Tell us more about yourself and the author team
A strength of the author team of this editorial is that the team represents several research disciplines (medicine, psychiatry, sports psychology, and clinical psychology) that target mental health issues in sports.
Carolina Lundqvist, Associate Professor in Psychology, Associate Professor in Sports Sciences and Licensed Clinical Psychotherapist. Researcher at the Athletics Research Center, Linköping University. She has extensive experience working with sports psychology and clinically as a psychotherapist with elite athletes. She has participated in several European and World Championships as well as Olympic Games. She worked, for example, for almost ten years as a sports psychology consultant for the Swedish Olympic Committee and is presently part of the Medical Commission at Swedish Athletics.
Moa Jederström is a PhD student at Athletics Research Center (Linköping University, Sweden), a former figure skater with a big interest in children’s mental health and has previously worked as a Junior Doctor at the Department of Child and Adolescent Psychiatry at Linköping University Hospital.
Laura Korhonen is a Child and Adolescent Psychiatry professor and senior consultant physician at Linköping university and Region Östergötland, Sweden. She is also the Director of Barnafrid, the National Competence Center on Violence Against Children.
Toomas Timpka is a Professor of Social Medicine and an Associate Professor of Medical Informatics at Linköping University, Sweden. He also holds an appointment as a senior consultant physician at Region Östergötland. Toomas is the Director of the Athletics Research Center, an international scientific partnership involving researchers from three continents. He has been the Principal Investigator in several research programs at World Athletics Championships and is the Head of the Medical Commission at Swedish Athletics.
What is the story behind your study?
For some time, we have noted and discussed that there are challenges with the conceptualization of mental health constructs in the sports medicine literature. We completely agree with recent opinion pieces in sports science and medicine journals that mental health is an important topic that needs more attention. In this editorial, we want to challenge mental health researchers to strive towards a deeper understanding of the topic and carefully consider methodological and contextual factors that might influence the interpretation of results.
In your own words, what did you find?
An athlete’s ability to cope with aspects of sports and life is complex and depends on several factors. An athlete is exposed to several stressors in sports and exercise settings, and mood variations are expected. A challenge in the sports context with a multitude of stressors is to separate normal (or expected) mental health and mood variations from symptoms that reflect mental illness and mental disorders. In this editorial, we provide examples of issues we think researchers should address to reduce the risk of misinterpreting the prevalence and incidence of mental disorders in sports, such as severity cut-off levels and functional impairment. We also want to highlight that the mere presence of symptoms does not justify a clinical diagnosis and that some symptoms also may reflect healthy reactions to stress or specific life events in and outside a sports setting. Milder and non-clinical mental health issues are important to consider but might be related to other support needs than psychiatric care.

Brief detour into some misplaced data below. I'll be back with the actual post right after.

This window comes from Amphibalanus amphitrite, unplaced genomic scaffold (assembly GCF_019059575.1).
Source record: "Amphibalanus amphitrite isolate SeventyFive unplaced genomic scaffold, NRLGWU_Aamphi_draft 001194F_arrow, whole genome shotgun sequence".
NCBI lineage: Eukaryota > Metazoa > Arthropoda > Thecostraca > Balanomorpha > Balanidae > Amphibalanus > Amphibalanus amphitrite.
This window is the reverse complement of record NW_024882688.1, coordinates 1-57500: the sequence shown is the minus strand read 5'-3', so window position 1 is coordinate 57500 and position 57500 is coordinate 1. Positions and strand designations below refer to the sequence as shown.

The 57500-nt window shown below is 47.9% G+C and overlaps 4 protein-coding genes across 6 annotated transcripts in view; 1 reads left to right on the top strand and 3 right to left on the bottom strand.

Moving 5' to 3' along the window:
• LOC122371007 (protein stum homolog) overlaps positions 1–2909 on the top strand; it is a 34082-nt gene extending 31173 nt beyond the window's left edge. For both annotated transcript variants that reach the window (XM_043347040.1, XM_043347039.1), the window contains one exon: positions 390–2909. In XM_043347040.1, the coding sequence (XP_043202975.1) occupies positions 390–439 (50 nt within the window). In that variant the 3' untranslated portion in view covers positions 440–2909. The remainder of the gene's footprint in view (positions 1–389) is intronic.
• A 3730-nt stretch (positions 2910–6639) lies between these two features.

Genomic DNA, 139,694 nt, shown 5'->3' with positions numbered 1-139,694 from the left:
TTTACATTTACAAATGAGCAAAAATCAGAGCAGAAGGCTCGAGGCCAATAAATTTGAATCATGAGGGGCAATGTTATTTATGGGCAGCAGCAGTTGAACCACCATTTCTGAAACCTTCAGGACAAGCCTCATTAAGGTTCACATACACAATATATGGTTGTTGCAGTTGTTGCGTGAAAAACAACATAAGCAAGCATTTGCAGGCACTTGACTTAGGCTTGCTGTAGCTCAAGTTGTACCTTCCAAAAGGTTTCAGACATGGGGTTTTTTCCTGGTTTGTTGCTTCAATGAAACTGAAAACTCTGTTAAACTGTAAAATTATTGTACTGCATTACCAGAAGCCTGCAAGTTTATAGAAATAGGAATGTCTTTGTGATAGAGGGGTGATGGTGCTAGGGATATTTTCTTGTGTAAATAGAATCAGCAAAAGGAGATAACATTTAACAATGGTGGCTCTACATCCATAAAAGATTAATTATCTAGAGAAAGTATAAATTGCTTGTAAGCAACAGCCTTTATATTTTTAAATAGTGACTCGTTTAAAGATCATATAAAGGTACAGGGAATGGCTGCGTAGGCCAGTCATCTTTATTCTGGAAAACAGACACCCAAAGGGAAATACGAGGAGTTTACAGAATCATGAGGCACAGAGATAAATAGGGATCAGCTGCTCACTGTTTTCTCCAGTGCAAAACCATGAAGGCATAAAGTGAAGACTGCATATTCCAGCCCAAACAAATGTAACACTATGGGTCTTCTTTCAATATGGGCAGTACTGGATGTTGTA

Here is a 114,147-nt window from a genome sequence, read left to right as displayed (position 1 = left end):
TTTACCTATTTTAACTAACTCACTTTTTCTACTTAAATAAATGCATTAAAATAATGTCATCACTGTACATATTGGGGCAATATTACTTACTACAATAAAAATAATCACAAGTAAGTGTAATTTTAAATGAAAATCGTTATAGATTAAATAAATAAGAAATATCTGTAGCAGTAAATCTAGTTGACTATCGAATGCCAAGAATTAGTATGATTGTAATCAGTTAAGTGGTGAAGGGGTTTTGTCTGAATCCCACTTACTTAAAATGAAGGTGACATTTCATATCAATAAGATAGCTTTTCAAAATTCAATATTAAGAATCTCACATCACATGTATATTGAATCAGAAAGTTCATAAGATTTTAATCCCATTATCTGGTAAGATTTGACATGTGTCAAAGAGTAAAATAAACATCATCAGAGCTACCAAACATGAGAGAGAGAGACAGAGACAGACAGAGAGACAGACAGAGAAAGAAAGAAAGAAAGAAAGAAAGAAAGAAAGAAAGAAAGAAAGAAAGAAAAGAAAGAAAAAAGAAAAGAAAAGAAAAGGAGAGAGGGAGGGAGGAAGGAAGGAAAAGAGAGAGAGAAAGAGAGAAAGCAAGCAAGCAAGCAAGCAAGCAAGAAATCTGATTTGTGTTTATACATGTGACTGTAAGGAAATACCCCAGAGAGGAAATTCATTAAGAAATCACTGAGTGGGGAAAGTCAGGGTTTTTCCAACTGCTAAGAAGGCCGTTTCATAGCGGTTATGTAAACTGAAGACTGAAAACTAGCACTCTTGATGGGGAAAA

What was the main challenge you faced in your study?
A general challenge is that no internationally agreed-upon standardized clinical processes are available to establish a psychiatric diagnosis, and procedures to establish a psychiatric diagnosis in clinical research and practice can vary. A diagnosis is established based on diagnostic criteria found in the DSM-5 or the ICD system. Although these criteria provide guidance, a great amount of clinical judgment, skills, and experience is needed from the mental health specialist during the diagnostic process.
If there is one take-home message from your study, what would that be?
Athletes’ mental illness symptoms should be contextually interpreted in the environment where they appear. Coping ability and impairment in daily life are also essential to consider. We also argue that there is a need for more interdisciplinary work and that psychiatric expertise should be consulted to ensure quality in mental health research. In sum, our take-home message is that researchers on mental health in sports and exercise medicine should pay careful attention to nuances in key constructs regarding mental health and psychiatric disorders.